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Re: Sets, subsets, syspkgs, and MK*

Masao Uebayashi <> writes:

>> I am not 100% clear on this, but I've always thought that
>>   MK*: controls building/installing some group of programs/files
>>   USE*: controls whether other programs will try to use a feature
>> There are both USE_KERBEROS and MKKERBEROS.  MKKERBEROS removes libkrb,
>> kinit, etc.  And USE_KERBEROS removes kerberos support from login etc -
>> but those programs are still built.  MKKERBEROS==no forces USE_KERBEROS
>> no, since linking against libraries that aren't built with headers that
>> aren't installed of course doesn't work.
> The use of *KERBEROS variables would be a good starting point.  As you
> explained, files are conditionally installed and/or those contents change
> too.
> My point is to clarify
> a) what variable (condition) changes installed files ("subsets")
> b) what variable (condition) changes file contents ("contents")
> For example, usr.bin/login is conditionally built by USE_KERBEROS / USE_PAM
> / USE_SKEY.  It is always installed.  So it doesn't belong to the "subsets"
> I'm saying.

That's right - you'd need to have MKLOGIN :-) But no one has ever wanted
a system without login enough to add a MK variable.  So probably there's
a MKBASE=YES for the things that are really required.

> Such a technique is very common & OK for source distribution.  If you build
> your image by yourself, you'll get a consistent image.
> But we're moving toward modularity.  Yes?  No?  I'm not sure all
> people have agreed, but no one has strongly opposed.  Modularity means
> binary compatibility.  It's like any commercial OS and any other
> mature OSes.  You install binary installation & get binary updates
> (patches).  Everyone runs the identical image.
> So now think a bug is found in login(1), and TNF releases a binary update
> for it.  But how the official login(1) binary is compiled?  Does the binary
> update usable for you?  TNF will distribute only one image for each ports.
> Otherwise TNF has to build all the combination of (USE_KERBEROS, USE_PAM,
> USE_SKEY) of login(1).  That's unlikely to happen.  If TNF decide to compile
> login(1) with all USE_* enabled.  Which means all users who wants to use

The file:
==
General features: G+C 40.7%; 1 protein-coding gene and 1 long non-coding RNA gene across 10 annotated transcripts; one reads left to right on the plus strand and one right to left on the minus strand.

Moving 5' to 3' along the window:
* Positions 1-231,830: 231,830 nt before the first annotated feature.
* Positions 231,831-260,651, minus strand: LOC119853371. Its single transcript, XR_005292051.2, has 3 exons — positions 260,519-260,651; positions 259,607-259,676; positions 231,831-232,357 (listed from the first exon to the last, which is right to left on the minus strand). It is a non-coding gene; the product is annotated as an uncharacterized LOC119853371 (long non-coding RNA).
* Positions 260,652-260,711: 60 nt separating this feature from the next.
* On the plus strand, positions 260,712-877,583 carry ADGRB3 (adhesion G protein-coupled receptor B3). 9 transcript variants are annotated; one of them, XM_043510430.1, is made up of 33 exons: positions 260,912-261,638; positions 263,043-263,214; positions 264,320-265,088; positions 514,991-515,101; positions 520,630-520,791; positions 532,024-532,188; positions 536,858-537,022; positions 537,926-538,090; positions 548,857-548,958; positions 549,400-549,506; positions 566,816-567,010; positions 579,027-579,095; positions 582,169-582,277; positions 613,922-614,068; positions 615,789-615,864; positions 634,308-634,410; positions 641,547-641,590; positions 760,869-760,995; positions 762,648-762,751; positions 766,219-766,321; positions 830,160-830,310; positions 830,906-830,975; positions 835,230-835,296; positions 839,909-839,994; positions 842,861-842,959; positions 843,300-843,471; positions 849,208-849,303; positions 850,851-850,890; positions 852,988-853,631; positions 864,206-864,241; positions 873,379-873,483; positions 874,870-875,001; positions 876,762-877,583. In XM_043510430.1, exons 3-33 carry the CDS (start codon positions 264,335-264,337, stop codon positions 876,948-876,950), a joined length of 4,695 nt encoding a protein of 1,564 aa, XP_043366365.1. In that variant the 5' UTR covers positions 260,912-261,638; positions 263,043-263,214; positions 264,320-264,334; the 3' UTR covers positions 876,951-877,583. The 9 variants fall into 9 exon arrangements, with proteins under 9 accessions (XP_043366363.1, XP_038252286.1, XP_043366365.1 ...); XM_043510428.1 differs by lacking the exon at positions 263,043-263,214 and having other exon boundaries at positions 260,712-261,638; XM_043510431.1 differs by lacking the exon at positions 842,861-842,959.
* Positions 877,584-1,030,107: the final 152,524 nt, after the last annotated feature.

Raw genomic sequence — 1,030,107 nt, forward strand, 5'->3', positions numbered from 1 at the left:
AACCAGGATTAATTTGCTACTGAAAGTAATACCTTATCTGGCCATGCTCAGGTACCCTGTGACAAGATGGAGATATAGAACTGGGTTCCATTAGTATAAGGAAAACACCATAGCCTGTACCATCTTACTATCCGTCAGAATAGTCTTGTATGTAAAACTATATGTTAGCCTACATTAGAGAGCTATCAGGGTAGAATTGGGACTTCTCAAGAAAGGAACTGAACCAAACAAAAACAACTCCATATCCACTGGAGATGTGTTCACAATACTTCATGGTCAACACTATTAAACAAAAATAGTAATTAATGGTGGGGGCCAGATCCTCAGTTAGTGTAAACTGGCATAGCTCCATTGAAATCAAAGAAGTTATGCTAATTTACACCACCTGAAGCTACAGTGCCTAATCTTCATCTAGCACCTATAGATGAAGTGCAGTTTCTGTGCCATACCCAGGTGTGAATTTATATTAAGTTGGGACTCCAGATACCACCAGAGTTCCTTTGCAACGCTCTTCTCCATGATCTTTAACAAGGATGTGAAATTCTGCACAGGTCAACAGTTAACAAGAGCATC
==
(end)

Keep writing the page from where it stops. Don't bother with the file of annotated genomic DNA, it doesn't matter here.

> login(1) are forced to install Kerberos too.  This is not a good thing.

The rest of the world has just one distribution.  For binary updates,
all MK/USE should be in their default states.

If you want login to work w/o kerberos and with, you need loadable
modules to have the checks, and you end up with pam.

>> I think your notion of subsets matching MK* is very sensible.  There
>> will be things that really can't be omitted in a build, but that doesn't
>> mean it's totally silly to have a MK* to go along with them.
> Unfortunately MK* vs. USE_* usages are a little too confused now.  I'd propose
> two variables for now to clearly distinguish "subsets" / "contents" (or
> whatever better words):
>       NETBSD_CONFIG_HAVE_*    - include a subset
>       NETBSD_CONFIG_USE_*     - enable a feature (implying to change 
> "contents")

I don't think that does anything except renaming.  MK is HAVE and USE is

> Assume our build is reproducible; if you build twice using the same condition,
> you get the identical output.  If you build with NETBSD_CONFIG_HAVE_FOO=yes 
> and =no.
> You get extra files for =yes.  If the rest files are identical,
> NETBSD_CONFIG_HAVE_FOO is (a switch of) a subset.

Yes, except that a build


will fail.  That's the basic problem - the notion of binary subset
builds is inconsistent with key utilities using optional components.

If you are willing to put kerberos libs and utils in base, and have the
sets be about omitting compiler etc., this can work.  As it gets finer
grained, it gets hard.

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